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Innovation Brings a Bright Future to the Field of Neurosurgery

Neurosurgery has come a long way from 8500 years ago when ancient people first performed trephination, or the perforation of the skull with a surgical instrument, as a way of releasing the evil spirits they felt were within and had to be freed. Despite its primitive nature, there is evidence that some patients did improve as a result of this treatment. Many skulls have been found with evidence of healing, suggesting that they benefitted from these ancient procedures.

In more modern times, American surgeon Harvey Williams Cushing (1869 – 1939) transformed the practice of neurosurgery with new discoveries that dramatically increased brain surgery survival rates. A leading neurosurgeon of the early 20th century who is widely regarded as the founder of modern neurosurgery, Cushing developed many of the surgical techniques and procedures that still form the basics of brain surgery today. Cushing meticulously logged and documented all his studies and patient cases and became the leading expert in diagnosing brain tumors. He was awarded a Pulitzer Prize in 1926 for his biography of Sir William Osler, a pivotal figure in the history of modern medicine and medical training.

Over time, the techniques that Cushing pioneered have been refined, and many more methods have been developed to successfully treat many diseases of the nervous system.

Harvey Williams Cushing

Harvey Williams Cushing transformed the practice of neurosurgery in the early 20th century.

“In its infancy, neurosurgery was a very dangerous and scary endeavor,” says Dr. David Westra, a Board Certified Neurosurgeon who is fellowship trained in minimally invasive cranial and spine surgery. “But because of technology and advances over time, it’s safer now than is has ever been before.” Dr. Westra is a member of multiple professional neurosurgical organizations including the American Association of Neurological Surgeons (originally founded by Harvey Cushing and his contemporaries), the Congress of Neurological Surgeons, the California Association of Neurological Surgeons, and the Western Neurosurgical Society. He has been a member of the Community Memorial Health System (CMHS) Medical Staff since 2010 and has served on both the CMHS Surgical Committee and Credentialing Committee. Dr. Westra is fascinated with all of the current advancements of the field and the newest technologies that are being incorporated into the field, making it as safe as possible and eliciting the best outcomes. He also believes that with further advances in genetics, molecular medicine, and nanotechnology, there may come a day when invasive surgery may no longer be needed.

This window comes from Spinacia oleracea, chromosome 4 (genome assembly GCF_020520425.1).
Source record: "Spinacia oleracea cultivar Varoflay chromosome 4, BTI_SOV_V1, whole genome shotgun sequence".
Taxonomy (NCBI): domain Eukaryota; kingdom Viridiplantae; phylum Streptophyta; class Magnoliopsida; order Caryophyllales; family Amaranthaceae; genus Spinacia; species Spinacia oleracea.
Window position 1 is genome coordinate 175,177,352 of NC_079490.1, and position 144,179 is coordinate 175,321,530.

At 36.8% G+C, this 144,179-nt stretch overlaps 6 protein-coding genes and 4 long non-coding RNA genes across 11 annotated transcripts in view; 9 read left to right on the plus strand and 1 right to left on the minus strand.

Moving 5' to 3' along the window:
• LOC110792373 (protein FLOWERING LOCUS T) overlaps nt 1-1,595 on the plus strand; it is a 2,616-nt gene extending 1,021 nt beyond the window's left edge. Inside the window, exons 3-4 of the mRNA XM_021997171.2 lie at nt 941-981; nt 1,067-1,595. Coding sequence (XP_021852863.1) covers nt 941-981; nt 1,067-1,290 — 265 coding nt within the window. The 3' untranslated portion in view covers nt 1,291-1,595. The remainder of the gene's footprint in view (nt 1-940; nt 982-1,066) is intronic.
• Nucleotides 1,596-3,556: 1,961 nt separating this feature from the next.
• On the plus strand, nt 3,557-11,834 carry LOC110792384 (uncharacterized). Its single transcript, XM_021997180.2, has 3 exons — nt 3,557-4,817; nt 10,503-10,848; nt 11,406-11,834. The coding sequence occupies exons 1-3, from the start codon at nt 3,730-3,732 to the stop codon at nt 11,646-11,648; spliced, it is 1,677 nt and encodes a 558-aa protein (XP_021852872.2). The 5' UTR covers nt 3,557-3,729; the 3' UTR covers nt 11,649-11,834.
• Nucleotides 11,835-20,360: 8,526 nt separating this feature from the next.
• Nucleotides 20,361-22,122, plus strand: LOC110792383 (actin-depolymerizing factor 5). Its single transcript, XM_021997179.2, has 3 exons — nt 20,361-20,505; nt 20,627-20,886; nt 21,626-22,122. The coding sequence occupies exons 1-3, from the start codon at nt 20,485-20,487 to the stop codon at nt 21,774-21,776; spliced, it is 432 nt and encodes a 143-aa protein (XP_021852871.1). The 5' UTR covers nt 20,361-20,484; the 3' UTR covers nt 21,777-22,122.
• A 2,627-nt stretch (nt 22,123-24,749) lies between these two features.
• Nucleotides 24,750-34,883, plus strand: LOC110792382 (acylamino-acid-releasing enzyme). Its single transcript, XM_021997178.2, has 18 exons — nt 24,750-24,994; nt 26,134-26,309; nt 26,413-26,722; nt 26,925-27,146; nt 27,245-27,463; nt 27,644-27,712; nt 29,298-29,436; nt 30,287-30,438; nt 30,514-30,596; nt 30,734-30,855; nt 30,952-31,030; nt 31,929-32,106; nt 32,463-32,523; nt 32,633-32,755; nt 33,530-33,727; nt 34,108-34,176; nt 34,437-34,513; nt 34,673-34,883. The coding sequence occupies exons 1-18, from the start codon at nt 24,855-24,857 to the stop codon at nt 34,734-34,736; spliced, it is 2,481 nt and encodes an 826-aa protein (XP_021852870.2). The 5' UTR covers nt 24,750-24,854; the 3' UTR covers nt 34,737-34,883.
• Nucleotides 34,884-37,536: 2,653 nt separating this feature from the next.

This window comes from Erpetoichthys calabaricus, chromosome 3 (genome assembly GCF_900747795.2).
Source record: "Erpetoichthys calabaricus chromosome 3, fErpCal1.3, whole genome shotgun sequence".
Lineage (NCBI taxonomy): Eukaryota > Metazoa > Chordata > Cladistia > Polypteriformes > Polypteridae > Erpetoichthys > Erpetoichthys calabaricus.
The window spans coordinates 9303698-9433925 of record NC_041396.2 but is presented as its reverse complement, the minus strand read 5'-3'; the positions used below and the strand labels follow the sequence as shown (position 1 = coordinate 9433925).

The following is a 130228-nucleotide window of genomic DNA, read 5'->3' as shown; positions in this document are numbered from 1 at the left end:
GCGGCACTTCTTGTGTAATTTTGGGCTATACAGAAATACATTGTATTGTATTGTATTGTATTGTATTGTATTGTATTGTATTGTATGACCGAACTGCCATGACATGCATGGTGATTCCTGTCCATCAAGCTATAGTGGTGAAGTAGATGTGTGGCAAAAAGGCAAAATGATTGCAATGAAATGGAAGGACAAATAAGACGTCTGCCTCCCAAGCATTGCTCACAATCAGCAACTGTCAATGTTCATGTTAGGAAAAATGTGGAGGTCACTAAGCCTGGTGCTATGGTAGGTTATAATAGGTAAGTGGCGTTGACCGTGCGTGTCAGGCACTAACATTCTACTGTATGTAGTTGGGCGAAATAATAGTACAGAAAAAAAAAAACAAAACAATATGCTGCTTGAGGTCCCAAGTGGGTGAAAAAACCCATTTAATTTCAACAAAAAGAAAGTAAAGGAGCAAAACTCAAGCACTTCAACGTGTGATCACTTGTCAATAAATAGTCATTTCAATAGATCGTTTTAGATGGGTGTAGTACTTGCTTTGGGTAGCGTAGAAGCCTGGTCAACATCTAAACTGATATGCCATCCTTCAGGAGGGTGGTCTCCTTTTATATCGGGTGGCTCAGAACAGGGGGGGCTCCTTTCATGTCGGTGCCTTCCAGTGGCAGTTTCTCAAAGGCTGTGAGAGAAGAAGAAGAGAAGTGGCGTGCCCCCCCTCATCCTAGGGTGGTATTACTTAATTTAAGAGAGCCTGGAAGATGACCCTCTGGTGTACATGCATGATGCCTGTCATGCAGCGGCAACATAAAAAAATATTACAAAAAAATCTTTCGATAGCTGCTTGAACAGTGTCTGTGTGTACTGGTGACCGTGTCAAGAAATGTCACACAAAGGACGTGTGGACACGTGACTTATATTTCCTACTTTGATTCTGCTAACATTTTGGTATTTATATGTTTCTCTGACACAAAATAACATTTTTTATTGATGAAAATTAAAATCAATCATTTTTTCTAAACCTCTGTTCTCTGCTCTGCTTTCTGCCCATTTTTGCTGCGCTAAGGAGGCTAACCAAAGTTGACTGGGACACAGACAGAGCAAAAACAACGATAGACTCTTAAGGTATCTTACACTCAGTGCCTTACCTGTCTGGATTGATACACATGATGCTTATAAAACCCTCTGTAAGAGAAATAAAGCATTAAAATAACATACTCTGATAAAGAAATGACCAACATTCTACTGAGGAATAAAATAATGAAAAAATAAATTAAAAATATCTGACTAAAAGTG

The future of neurosurgery and the latest advances in the field will be the focus of a free educational seminar Dr. Westra is leading that beings at 6 pm on Tuesday, February 5, at the Camarillo Library in Camarillo, CA. Titled “The Future of Neurosurgery,” the seminar is hosted by Community Memorial Health System as part of its 2019 Speaker Series.

RSVP NOW: Registration is free but reservations are required. Call Brown Paper Tickets at 800-838-3006 to register.

Dr David Westra

Dr. David Westra is presenting a freed educational seminar called “The Future of Neurosurgery” on Tuesday, February 5 in Camarillo.

Neurosurgery is surgery of the brain (to treat tumors, aneurysms, problems with blood vessels, and other issues), of the spine (to treat herniated discs, spinal instability, trauma, and correct spinal curvatures), and of the peripheral nerves, most commonly in the arms and elbows. “In the near future with the help of advanced technologies such as robotics and X-ray guidance, minimally invasive approaches will become more common,” Dr. Westra says. “Patients will benefit from smaller incisions at the surgery site and small scars, too.”

In the more distant future, it’s possible that stem cell injection or gene therapy could help surgeons get to the root of the patient’s problem, and “maybe surgery won’t even be necessary at all,” says Dr. Westra. Stem cells could be the next big thing, and might be used to treat spinal cord injuries or herniated discs. “This is an area with a lot of advancements,” Dr. Westra continues. “There is more and more emerging technology and people studying the field.”